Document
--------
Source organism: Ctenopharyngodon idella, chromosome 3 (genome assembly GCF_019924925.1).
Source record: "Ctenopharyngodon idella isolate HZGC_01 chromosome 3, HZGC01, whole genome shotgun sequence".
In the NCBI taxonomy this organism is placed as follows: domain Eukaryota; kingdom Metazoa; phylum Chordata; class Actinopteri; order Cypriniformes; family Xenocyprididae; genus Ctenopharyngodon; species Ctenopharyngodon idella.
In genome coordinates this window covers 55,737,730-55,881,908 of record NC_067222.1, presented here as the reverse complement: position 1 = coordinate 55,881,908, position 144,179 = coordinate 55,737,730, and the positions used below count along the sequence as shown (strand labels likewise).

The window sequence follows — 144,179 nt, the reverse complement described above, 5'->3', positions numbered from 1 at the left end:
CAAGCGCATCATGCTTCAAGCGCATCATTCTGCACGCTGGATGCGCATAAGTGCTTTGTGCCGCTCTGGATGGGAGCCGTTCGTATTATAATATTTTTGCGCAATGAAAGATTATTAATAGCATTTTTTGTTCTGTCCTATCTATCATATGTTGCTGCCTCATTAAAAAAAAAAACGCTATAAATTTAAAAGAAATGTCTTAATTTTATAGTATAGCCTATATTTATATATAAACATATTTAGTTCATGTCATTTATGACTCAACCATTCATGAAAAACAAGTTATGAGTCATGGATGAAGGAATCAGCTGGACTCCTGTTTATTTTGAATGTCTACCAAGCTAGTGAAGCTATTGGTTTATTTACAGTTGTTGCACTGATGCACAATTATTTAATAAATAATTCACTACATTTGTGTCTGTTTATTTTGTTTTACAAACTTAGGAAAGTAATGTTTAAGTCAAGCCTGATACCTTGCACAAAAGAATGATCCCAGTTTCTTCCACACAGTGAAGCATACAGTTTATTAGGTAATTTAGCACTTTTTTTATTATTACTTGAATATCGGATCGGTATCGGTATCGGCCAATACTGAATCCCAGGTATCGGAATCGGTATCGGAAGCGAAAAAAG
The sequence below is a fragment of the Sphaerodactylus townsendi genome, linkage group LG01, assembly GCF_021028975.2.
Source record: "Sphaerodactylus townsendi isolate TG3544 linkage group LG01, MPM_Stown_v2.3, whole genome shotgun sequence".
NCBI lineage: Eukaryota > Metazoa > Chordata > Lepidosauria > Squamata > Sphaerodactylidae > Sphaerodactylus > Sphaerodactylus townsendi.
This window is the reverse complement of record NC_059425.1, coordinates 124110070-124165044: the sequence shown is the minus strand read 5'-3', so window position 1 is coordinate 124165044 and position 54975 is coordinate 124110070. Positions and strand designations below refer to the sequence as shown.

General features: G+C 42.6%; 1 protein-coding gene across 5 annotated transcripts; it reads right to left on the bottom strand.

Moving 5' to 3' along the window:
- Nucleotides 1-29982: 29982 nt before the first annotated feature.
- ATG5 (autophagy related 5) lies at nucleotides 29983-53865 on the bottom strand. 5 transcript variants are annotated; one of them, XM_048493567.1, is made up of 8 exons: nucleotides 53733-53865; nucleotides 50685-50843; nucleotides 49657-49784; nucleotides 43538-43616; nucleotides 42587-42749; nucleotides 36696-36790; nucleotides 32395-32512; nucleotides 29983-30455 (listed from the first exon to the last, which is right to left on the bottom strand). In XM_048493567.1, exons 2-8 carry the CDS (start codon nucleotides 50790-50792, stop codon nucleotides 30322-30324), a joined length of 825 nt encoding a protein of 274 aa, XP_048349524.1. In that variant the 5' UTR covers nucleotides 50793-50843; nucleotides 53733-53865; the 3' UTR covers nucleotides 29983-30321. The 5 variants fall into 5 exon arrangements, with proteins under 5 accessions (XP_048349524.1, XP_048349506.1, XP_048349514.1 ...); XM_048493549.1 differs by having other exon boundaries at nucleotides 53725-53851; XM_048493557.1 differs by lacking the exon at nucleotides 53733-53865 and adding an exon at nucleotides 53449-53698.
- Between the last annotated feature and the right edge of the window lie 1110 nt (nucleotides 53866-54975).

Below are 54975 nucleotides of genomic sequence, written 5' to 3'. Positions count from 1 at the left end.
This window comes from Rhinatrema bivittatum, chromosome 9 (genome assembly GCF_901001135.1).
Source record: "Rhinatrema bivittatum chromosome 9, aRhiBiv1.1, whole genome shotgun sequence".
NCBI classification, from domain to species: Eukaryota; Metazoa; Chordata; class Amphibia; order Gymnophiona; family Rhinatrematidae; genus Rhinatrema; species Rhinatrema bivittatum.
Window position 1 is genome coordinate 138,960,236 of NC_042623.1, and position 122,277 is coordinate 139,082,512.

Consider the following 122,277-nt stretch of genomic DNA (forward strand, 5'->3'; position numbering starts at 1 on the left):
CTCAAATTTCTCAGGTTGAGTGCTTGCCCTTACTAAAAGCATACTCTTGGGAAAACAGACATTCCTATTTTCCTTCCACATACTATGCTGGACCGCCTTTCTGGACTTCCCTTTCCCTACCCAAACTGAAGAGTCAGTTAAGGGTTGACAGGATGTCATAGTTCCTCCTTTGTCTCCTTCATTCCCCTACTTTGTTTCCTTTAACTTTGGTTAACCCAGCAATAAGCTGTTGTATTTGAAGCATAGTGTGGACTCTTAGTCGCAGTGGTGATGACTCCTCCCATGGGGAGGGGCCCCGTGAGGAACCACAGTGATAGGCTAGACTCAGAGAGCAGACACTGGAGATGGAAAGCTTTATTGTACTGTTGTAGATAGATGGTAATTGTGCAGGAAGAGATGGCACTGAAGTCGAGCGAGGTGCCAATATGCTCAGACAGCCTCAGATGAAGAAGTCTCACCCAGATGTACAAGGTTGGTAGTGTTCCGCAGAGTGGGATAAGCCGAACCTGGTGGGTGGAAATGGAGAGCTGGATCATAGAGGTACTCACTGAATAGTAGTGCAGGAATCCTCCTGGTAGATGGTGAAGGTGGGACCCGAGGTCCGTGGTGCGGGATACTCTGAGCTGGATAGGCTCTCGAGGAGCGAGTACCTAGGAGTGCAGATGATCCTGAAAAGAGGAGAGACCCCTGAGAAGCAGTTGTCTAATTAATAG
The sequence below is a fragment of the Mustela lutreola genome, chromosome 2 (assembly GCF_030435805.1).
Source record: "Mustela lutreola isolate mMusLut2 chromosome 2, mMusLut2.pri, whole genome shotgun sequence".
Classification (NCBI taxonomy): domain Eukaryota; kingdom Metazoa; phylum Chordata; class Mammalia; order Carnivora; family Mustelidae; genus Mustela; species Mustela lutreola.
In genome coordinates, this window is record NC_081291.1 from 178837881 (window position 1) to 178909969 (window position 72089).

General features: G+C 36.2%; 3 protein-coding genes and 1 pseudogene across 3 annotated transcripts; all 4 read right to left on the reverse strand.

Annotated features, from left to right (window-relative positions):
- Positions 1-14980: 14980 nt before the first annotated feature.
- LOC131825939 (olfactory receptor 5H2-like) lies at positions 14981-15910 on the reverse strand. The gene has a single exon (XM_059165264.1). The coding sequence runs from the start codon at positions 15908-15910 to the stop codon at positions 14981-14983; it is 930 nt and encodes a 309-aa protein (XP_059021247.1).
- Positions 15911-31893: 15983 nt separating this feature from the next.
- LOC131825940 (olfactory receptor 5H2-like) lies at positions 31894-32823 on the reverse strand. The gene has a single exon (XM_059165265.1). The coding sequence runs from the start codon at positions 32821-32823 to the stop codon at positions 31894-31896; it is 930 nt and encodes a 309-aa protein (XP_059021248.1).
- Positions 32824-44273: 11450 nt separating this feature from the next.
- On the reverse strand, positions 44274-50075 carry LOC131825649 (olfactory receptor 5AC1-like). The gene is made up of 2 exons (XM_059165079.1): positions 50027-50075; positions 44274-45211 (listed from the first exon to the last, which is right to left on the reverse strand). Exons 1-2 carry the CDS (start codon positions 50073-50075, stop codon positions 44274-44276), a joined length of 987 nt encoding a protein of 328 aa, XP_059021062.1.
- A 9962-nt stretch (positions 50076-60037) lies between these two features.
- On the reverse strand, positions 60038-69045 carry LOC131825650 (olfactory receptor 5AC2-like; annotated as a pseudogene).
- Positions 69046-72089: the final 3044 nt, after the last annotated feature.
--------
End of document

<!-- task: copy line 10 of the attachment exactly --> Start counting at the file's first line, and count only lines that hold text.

This window is the reverse complement of record NC_059425.1, coordinates 124110070-124165044: the sequence shown is the minus strand read 5'-3', so window position 1 is coordinate 124165044 and position 54975 is coordinate 124110070. Positions and strand designations below refer to the sequence as shown.